Table 3

Role factors

DescriptionRepresentative quotes
Colleague expectations
 Stereotyped as peacemakers‘if there’s an angry patient they’ll want the girl to talk to them, and you have to do a lot more kind of—the talky-talky or the touchy-feely kind of stuff.’ (P33)
 Expected to be friendly‘a male registrar can just walk in and ask for what he wants, and that’s fine. A female registrar, if you do that, you’ll get nowhere.[…]I invest a lot of my time, all the time, when I’m at work, investing in relationships with staff, and making sure I know people’s names, and asking them about their families’ (P38)
 Burden of domestic tasks and paperwork‘They would literally never, ever call the male out of theatre, because obviously he was too important. He was needed! Just literally all of the paperwork dross. Like, if you say you had twenty inpatients and all of them needed some form of paperwork going, you could both be sitting at the desk and they would bring it all to you and not the other person’ (P6)
Patient expectations
 Stereotyped as empathetic‘Men who’d come in and they’re quite open to cry about the recent loss of their partner, or their dog, or something, how important it is, because they know I’m probably likely to understand—in their mind, as part of the stereotype.’ (P2)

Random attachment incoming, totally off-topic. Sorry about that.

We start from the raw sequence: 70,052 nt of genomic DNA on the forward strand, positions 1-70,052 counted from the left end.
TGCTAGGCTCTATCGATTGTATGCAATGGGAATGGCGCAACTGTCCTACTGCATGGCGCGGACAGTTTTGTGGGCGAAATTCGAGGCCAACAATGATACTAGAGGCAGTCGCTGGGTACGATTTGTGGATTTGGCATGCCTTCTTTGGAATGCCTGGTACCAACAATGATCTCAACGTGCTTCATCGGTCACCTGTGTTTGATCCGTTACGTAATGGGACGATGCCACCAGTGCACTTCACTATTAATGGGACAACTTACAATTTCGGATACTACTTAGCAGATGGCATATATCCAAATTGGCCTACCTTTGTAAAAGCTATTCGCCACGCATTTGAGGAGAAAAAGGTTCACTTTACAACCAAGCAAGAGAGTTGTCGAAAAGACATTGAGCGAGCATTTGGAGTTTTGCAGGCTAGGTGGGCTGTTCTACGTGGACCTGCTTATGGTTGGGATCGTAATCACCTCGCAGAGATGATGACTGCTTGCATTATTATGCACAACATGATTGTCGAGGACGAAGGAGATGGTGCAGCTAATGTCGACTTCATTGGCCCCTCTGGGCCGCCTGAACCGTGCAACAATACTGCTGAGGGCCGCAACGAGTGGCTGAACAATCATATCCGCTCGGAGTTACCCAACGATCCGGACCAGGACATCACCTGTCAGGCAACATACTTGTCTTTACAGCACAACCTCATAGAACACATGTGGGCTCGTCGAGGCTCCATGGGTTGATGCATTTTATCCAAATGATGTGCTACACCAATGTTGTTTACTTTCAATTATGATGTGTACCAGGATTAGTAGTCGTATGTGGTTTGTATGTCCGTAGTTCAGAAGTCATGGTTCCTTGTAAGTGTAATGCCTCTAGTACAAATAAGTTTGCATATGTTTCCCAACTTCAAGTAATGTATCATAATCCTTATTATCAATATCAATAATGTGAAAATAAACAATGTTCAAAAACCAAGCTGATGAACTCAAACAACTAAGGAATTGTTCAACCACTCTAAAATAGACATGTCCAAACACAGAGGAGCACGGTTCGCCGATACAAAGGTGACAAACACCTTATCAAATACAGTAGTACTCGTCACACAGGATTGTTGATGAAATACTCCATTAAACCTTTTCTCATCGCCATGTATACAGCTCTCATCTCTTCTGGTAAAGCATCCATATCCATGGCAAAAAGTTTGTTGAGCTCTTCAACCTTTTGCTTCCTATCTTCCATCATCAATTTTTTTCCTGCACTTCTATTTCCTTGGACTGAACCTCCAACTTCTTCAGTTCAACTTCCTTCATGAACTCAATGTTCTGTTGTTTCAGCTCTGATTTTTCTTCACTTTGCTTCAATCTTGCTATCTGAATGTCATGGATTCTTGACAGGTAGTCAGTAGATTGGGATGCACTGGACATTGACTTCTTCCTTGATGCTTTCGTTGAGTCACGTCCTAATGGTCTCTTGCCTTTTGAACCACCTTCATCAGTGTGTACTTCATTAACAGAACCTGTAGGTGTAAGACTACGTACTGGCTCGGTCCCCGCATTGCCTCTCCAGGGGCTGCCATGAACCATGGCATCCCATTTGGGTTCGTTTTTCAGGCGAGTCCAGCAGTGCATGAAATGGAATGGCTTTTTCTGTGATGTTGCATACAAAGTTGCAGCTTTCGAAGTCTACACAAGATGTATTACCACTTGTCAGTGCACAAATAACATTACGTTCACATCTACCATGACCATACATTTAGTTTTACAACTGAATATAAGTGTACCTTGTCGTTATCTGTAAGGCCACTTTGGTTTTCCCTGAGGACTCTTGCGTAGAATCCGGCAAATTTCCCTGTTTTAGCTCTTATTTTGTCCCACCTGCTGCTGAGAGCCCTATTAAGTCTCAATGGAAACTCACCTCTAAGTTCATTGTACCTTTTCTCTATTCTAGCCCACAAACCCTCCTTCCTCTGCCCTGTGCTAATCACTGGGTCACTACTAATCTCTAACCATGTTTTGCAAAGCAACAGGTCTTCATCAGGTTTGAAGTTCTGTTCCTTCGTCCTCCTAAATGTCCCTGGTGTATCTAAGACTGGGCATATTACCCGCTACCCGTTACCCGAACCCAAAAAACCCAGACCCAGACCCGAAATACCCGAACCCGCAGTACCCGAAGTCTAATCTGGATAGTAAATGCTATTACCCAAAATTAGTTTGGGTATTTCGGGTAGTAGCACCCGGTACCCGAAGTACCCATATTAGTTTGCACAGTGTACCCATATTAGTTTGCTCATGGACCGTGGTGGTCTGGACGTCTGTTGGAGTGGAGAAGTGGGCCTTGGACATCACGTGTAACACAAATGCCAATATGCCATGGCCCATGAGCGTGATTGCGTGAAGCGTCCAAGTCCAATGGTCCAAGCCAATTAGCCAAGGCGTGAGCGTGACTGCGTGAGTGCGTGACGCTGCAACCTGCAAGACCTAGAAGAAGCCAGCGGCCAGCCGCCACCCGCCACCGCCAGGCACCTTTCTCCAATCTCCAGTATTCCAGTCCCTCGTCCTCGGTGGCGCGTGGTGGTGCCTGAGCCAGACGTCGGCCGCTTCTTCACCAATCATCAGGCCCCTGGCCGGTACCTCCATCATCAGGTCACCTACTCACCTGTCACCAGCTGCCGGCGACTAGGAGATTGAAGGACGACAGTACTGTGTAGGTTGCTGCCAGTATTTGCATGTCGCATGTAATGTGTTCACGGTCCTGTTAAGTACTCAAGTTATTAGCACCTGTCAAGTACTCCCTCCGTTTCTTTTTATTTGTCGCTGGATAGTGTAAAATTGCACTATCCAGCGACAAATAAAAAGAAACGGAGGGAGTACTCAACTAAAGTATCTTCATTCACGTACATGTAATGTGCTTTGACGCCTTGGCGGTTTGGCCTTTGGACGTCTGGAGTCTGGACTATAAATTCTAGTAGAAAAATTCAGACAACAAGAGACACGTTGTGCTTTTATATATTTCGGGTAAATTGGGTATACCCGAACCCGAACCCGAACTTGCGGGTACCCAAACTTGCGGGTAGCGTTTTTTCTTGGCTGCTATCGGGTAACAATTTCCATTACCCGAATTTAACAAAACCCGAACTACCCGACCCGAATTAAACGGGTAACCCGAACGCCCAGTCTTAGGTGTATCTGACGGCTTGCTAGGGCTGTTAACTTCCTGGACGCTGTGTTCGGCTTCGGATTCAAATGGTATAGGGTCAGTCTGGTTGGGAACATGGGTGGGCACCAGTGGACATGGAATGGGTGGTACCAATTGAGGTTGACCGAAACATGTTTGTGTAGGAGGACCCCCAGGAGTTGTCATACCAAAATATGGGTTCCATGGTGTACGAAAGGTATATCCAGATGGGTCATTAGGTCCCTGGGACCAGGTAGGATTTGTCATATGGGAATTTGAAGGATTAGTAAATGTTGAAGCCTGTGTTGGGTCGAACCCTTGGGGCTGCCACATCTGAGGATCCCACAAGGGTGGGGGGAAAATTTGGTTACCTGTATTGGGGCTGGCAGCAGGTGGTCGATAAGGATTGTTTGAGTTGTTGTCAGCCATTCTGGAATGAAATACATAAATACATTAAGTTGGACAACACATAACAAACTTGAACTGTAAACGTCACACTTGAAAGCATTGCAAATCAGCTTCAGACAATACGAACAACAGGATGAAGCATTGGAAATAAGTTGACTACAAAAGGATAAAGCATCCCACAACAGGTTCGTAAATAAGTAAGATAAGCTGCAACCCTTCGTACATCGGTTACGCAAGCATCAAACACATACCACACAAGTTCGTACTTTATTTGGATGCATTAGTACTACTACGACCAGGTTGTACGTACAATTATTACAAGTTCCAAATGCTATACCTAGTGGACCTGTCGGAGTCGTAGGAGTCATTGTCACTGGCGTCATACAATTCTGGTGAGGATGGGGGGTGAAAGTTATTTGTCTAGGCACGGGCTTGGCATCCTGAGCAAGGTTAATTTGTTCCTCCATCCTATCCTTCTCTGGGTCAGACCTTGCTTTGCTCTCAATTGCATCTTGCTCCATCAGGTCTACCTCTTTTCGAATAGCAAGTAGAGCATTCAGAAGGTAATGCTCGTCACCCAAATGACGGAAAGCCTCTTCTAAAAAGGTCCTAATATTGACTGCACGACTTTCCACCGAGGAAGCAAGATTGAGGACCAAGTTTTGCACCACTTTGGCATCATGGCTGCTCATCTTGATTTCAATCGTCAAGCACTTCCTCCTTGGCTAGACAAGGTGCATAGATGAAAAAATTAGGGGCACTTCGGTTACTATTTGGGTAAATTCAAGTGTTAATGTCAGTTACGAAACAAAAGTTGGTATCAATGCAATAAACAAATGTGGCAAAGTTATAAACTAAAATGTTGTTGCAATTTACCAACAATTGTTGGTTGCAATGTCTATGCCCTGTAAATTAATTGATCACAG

Expectations about communication style‘I can’t be as offhand as some of my male colleagues and just respond to something in a very male way, because patients are not going to respond to that. Like, some of my patients come and see me because they identify that I’m a female physician and they actually are choosing that’ (P44)
 Team player‘I tell people this now, that an experienced, knowledgeable nurse is really helpful, and if you can get that person to help you at the start …’ (P24)
 Patient centred‘I think women bring to surgery a whole different aspect that men never can in the whole communication, empathy—all of those things. And I want to maintain that as much as I possibly can’ (P46)
 Care opposed to authority‘I think people find it easier to talk to us, and they don’t feel intimidated, so the barrier is definitely down from that point of view. But I think feeling authoritative and being able to say things with a position of authority is harder as a female, I’m sure.’ (P29)